The situation of women in prisons and detention centers in Egypt is not much different from their situation elsewhere. The violence, discrimination and exploitation which women face in prisons and detention centers is merely a manifestation of what most women suffer in an outside world governed by patriarchal rationale. Despite the fact that women account for a much lower percentage of inmates compared to men, ranging between 2% and 10%, the numbers of women inmates are significantly and disproportionately increasing . This is due to several factors, including the fact that women do not enjoy many of their economic and social rights, which hinders their access to justice.Moreover, women are often subject to discriminatory legislation, let alone the philosophy behind most legislation is to punish women for actions deemed "detrimental to public order or social morals", which renders them disproportionately prone to incarceration. Against this backdrop, this study by Nazra for Feminist Studies aims to shed light on some aspects of women’s situation in prisons and detention centers, analyze a number of contexts which may lead to the incarceration of women, and address the consequences of their incarceration and post-release situation. Therefore, it is important to look atthe situation of women in criminal justice systems in general in order to delineatea more comprehensive picture for better analysis of gaps and shortfalls, and consequently proposing recommendations which may assist in improving conditions to address women’s needs in general.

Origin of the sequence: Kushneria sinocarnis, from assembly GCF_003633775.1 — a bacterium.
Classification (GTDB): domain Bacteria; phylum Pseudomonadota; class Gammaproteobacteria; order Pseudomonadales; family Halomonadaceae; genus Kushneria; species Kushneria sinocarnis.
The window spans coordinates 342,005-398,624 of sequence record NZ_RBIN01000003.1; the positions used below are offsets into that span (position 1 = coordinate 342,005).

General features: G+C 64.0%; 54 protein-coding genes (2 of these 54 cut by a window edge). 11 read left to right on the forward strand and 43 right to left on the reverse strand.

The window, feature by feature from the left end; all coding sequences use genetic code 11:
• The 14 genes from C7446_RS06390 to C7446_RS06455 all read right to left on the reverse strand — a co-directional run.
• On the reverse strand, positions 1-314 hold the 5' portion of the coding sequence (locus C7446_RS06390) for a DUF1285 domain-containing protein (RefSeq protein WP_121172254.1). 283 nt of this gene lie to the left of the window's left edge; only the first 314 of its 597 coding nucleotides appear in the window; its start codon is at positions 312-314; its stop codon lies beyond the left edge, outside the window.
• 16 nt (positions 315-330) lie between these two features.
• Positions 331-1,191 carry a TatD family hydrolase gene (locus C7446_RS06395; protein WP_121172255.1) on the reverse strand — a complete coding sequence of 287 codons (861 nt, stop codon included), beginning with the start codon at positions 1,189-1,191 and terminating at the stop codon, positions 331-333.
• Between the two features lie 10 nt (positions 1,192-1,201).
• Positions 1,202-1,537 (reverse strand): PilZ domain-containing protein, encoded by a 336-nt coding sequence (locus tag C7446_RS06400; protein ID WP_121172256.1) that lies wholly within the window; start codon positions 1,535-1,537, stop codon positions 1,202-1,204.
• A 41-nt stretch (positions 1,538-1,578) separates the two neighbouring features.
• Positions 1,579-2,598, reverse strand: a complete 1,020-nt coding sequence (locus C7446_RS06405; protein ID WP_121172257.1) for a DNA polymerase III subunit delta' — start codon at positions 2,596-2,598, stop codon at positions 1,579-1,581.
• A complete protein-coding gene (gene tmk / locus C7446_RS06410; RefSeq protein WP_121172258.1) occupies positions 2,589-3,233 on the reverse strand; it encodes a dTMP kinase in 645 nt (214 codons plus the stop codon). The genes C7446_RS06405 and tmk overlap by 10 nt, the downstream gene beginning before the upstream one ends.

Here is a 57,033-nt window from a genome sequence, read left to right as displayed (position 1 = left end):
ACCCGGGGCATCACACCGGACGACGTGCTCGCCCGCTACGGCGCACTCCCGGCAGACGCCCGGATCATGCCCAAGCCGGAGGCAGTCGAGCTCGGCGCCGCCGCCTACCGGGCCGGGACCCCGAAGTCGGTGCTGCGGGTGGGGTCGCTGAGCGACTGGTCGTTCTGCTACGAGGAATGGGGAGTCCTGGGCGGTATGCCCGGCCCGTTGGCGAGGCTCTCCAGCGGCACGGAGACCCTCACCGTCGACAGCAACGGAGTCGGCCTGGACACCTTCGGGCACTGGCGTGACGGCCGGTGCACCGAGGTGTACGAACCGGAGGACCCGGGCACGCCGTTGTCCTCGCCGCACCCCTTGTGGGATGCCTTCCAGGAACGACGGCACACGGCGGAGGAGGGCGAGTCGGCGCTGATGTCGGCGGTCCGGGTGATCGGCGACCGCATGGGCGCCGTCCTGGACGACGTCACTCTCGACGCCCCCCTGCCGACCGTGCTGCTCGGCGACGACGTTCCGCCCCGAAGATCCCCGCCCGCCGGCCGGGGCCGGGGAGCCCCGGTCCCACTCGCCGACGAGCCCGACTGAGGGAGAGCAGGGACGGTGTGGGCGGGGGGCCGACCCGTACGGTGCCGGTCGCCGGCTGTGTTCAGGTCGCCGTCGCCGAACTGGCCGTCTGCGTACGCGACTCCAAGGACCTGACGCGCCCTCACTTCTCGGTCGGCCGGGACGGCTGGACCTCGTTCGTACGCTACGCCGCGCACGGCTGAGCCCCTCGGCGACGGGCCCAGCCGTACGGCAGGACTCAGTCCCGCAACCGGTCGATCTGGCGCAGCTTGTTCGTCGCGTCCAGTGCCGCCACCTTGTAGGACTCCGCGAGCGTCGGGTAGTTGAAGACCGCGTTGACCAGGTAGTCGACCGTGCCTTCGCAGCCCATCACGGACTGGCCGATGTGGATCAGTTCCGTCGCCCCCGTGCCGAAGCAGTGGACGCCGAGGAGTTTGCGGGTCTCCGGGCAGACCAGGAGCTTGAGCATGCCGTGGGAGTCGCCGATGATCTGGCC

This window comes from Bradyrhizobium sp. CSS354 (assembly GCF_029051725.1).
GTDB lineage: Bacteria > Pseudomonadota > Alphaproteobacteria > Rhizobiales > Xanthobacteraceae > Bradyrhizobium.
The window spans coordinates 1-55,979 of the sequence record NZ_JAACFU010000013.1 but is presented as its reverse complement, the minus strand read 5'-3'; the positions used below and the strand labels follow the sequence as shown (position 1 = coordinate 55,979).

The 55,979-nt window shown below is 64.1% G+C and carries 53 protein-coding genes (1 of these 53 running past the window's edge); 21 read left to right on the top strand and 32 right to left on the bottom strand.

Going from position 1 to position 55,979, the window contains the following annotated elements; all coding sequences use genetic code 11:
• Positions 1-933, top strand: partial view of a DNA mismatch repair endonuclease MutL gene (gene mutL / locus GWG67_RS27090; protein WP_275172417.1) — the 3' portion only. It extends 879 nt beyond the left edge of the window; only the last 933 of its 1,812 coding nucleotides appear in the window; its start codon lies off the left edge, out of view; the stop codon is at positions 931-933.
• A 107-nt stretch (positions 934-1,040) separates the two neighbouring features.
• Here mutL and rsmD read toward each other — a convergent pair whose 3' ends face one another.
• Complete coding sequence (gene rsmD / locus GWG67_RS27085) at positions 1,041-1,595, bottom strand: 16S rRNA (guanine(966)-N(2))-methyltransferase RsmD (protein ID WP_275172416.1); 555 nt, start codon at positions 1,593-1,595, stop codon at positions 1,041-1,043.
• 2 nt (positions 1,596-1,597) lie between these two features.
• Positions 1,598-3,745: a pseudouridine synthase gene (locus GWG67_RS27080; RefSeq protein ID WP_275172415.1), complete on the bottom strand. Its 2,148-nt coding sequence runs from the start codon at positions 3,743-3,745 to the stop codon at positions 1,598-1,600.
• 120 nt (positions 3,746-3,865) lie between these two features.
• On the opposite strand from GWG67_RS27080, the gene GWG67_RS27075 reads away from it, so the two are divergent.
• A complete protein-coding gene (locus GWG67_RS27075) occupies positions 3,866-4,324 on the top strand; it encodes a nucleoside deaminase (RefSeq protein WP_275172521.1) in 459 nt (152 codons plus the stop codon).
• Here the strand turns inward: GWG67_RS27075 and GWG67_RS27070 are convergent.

This study draws on desk reviews of most published international reports and studies regarding the situation of women in prisons and detention centers in particular, and in criminal justice systems in general. Additionally, the study relies on international standards and frameworks governing the rights of persons deprived of liberty, and published reports on the situation in Egyptian prisons, including the Prison Regulations. The study also builds on previously published testimonies , documented by Nazra for Feminist Studies, of women who were arrested and detained due to their political activism in different periods and contexts.Moreover, interviews were conducted for the purposes of this study with two political activists who spent time in Egyptian prisons. In order to protect the privacy of the women involved, only initials are used when referring to testimonies. Further, an interview was also conducted with Ragia Omran, human rights lawyer and activist, and member of the National Council for Human Rights (NCHR).